Sonic Wild Fire
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|7/10, based on 1 review
|5.0/10 - 2 votes
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"We originally considered making something that's a lot more like the Sonic games you've seen on other platforms," says Sonic Wild Fire producer Yojiro Ogawa. "However, since the Wii hardware gives us the opportunity to revolutionize traditional games and make them better, we wanted to create a deep game with incredibly simple control." That could end up being the smartest decision that Sega has made about the Sonic franchise in years--Wild Fire feels incredibly fresh and addictive. So much so, in fact, that this should easily one-up Sonic's upcoming PS3/XB360 adventure.
At first glance, however, the game-play here seems awfully limited. Sonic runs through levels along a preset, on-rails path--you take control by holding the Wii Remote horizontally and tilting it to the left and right in order to steer your :hog. Jumping over obstacles requires a simple button press, while thrusting the controller forward during a leap initiates a homing attack that you can then combo across multiple enemies. And once you've collected enough energy orbs, you can also bust out a special maneuver that automatically rockets Sonic forward at maximum velocity.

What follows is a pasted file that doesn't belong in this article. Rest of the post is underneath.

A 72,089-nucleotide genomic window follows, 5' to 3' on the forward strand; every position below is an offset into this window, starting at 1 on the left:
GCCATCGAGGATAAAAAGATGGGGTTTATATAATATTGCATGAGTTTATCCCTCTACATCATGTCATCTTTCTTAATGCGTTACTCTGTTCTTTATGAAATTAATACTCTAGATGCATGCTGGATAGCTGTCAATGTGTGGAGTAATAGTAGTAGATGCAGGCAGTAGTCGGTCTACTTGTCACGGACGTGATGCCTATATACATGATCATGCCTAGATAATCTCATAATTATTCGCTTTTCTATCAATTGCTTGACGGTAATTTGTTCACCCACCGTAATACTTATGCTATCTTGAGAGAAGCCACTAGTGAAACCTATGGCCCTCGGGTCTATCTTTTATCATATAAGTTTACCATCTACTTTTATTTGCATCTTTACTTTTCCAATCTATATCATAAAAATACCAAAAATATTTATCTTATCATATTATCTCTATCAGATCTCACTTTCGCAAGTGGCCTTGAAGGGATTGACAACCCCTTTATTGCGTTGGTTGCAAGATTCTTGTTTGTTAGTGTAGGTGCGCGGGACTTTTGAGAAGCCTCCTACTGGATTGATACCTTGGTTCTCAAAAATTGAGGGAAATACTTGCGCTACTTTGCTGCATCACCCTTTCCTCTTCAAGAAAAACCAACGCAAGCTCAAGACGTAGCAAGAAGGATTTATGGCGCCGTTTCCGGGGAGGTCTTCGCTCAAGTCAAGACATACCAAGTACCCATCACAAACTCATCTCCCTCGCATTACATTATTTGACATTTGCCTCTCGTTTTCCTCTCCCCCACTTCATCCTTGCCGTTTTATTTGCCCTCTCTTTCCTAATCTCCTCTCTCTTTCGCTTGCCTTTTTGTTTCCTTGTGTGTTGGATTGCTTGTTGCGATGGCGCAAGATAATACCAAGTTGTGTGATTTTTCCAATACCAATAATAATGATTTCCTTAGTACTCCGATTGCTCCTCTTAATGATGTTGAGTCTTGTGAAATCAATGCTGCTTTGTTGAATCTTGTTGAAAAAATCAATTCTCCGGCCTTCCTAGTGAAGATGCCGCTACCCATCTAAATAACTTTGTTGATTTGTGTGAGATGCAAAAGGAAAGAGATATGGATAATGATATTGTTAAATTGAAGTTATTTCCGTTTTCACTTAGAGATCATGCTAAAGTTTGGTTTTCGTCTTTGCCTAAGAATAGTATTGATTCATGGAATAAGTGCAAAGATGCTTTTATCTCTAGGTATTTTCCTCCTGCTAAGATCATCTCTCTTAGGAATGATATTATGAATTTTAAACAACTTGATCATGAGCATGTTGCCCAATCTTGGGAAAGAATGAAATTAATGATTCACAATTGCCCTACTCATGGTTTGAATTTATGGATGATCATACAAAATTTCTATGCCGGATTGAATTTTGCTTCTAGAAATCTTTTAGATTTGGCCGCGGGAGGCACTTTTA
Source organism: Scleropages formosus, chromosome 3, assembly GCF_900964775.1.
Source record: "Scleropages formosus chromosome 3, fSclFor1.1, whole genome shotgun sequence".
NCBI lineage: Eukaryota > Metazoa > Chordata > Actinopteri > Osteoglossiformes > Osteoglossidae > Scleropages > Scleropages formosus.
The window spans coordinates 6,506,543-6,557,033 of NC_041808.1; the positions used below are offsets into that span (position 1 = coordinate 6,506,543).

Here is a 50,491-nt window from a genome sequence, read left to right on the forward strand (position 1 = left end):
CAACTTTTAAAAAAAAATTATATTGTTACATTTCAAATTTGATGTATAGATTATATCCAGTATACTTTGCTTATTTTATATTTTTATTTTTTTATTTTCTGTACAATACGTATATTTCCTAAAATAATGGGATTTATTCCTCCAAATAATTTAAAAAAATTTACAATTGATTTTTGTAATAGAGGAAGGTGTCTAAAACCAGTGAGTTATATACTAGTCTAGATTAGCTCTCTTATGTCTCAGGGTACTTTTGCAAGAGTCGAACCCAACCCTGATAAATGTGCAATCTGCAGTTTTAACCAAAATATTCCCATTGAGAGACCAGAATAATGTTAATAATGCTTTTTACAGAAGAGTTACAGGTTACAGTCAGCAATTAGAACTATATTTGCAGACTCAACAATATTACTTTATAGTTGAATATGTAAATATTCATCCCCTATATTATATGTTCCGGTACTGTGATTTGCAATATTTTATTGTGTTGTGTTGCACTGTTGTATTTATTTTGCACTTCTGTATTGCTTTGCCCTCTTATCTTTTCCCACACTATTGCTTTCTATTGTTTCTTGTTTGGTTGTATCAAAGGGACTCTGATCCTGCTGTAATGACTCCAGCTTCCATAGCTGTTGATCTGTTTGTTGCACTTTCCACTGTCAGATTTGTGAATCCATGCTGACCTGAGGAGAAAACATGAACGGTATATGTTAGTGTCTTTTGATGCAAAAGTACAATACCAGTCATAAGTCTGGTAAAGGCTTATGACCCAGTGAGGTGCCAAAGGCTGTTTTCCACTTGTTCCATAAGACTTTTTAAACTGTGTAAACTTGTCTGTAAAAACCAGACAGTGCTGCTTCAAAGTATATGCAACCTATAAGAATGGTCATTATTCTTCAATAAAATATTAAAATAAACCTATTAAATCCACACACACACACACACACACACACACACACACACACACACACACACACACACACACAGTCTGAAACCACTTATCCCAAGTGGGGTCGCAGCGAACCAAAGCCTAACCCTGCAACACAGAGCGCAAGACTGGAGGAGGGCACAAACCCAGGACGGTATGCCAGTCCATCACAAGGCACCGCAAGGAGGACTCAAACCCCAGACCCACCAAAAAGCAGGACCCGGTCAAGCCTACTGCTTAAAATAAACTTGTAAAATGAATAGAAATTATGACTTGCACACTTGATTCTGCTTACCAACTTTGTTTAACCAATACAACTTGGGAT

Wild Fire's startlingly pared-down design appears to eliminate the annoying problems that continue to hinder traditional 3D Sonic games. Because it's a more controlled experience, the confusing camera angles and cheap deaths you've become accustomed to are history, yet the game still retains the speed and spectacle we all demand from a killer Sonic title. And don't worry that the game will force you to play as some totally lame Sonic hanger-on (scope the sidebar to meet the franchise's least appealing costars).
"We really felt that it was important to focus on Sonic in this game," explains Ogawa. "Therefore, Sonic is the only character that players can control in the main game."
Despite our glowing praise, don't be shocked if your first attempt at controlling Sonic with the remote ends in tragedy. You're initially tempted to make sudden, jarring controller motions, but slightly tilting the Wii Remote yields far better results. It's an easy learning curve to master, though--our Sonic-steering skills improved dramatically during our short time playing the game. As engaging as the main game feels, expect to spend plenty of quality time with Wild Fire's suite of multiplayer contests. "We are planning on including loads of minigames," says Ogawa. "These will be simple, challenging party games designed around the Wii controller capabilities."